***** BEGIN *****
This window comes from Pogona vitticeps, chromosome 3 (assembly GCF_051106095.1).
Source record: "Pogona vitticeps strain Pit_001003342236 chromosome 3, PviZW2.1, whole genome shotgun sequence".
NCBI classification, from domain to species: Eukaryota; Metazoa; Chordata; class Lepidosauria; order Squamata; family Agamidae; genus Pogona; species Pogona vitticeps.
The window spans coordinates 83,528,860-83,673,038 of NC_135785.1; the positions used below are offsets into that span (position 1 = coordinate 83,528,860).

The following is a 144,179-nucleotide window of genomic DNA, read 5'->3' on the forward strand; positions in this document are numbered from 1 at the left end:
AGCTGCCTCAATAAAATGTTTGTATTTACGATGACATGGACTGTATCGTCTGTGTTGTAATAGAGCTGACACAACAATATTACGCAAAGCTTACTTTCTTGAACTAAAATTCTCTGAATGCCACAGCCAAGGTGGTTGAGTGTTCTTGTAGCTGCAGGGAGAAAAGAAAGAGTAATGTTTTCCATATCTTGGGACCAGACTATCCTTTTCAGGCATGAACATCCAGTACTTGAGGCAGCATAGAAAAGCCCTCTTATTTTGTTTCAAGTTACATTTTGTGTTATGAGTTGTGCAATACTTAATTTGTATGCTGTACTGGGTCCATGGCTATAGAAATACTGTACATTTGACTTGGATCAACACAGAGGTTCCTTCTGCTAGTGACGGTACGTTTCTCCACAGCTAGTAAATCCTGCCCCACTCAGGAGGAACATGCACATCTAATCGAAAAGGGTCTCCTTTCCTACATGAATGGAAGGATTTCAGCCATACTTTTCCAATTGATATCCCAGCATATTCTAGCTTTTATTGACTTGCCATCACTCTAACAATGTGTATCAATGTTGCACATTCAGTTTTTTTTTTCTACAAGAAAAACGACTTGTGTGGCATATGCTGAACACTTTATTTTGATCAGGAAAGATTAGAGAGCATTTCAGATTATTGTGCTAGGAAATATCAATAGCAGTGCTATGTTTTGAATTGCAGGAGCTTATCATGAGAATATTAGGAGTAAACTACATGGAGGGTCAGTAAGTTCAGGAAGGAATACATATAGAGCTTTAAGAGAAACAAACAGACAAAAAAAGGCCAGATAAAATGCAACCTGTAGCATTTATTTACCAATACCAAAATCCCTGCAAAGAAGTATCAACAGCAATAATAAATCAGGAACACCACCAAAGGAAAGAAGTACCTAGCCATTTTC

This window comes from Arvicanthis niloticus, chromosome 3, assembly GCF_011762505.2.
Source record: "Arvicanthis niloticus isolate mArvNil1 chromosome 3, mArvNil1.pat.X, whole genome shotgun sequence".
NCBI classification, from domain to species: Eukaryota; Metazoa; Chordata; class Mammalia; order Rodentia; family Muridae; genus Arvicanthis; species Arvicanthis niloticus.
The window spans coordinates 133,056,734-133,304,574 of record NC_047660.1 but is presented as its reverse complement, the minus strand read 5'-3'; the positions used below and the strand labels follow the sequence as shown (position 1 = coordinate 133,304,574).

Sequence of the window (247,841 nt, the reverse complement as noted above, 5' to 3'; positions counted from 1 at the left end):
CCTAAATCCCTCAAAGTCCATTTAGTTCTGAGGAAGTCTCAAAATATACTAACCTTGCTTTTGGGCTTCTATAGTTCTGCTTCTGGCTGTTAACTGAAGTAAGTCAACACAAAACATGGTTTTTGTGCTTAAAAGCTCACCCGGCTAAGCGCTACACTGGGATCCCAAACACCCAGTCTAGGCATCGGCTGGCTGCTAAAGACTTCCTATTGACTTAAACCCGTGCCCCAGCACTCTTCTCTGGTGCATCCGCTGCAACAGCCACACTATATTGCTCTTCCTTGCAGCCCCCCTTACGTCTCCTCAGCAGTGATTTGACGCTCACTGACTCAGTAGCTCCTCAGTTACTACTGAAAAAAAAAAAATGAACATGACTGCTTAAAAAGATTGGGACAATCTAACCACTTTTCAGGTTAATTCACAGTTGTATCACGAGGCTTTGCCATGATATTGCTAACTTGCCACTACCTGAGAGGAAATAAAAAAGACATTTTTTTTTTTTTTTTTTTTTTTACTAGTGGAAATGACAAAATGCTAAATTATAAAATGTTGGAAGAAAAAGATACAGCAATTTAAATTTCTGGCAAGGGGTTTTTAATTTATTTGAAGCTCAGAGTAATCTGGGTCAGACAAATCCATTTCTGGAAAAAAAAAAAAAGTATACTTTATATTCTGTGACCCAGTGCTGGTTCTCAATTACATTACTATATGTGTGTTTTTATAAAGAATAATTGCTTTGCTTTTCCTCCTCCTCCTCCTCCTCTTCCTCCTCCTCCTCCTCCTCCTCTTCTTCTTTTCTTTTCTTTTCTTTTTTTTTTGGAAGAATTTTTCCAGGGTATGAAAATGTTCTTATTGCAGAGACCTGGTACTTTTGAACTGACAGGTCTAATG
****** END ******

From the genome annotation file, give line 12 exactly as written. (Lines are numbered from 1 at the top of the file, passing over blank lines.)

CCTAAATCCCTCAAAGTCCATTTAGTTCTGAGGAAGTCTCAAAATATACTAACCTTGCTTTTGGGCTTCTATAGTTCTGCTTCTGGCTGTTAACTGAAGTAAGTCAACACAAAACATGGTTTTTGTGCTTAAAAGCTCACCCGGCTAAGCGCTACACTGGGATCCCAAACACCCAGTCTAGGCATCGGCTGGCTGCTAAAGACTTCCTATTGACTTAAACCCGTGCCCCAGCACTCTTCTCTGGTGCATCCGCTGCAACAGCCACACTATATTGCTCTTCCTTGCAGCCCCCCTTACGTCTCCTCAGCAGTGATTTGACGCTCACTGACTCAGTAGCTCCTCAGTTACTACTGAAAAAAAAAAAATGAACATGACTGCTTAAAAAGATTGGGACAATCTAACCACTTTTCAGGTTAATTCACAGTTGTATCACGAGGCTTTGCCATGATATTGCTAACTTGCCACTACCTGAGAGGAAATAAAAAAGACATTTTTTTTTTTTTTTTTTTTTTTACTAGTGGAAATGACAAAATGCTAAATTATAAAATGTTGGAAGAAAAAGATACAGCAATTTAAATTTCTGGCAAGGGGTTTTTAATTTATTTGAAGCTCAGAGTAATCTGGGTCAGACAAATCCATTTCTGGAAAAAAAAAAAAAGTATACTTTATATTCTGTGACCCAGTGCTGGTTCTCAATTACATTACTATATGTGTGTTTTTATAAAGAATAATTGCTTTGCTTTTCCTCCTCCTCCTCCTCCTCTTCCTCCTCCTCCTCCTCCTCCTCTTCTTCTTTTCTTTTCTTTTCTTTTTTTTTTGGAAGAATTTTTCCAGGGTATGAAAATGTTCTTATTGCAGAGACCTGGTACTTTTGAACTGACAGGTCTAATG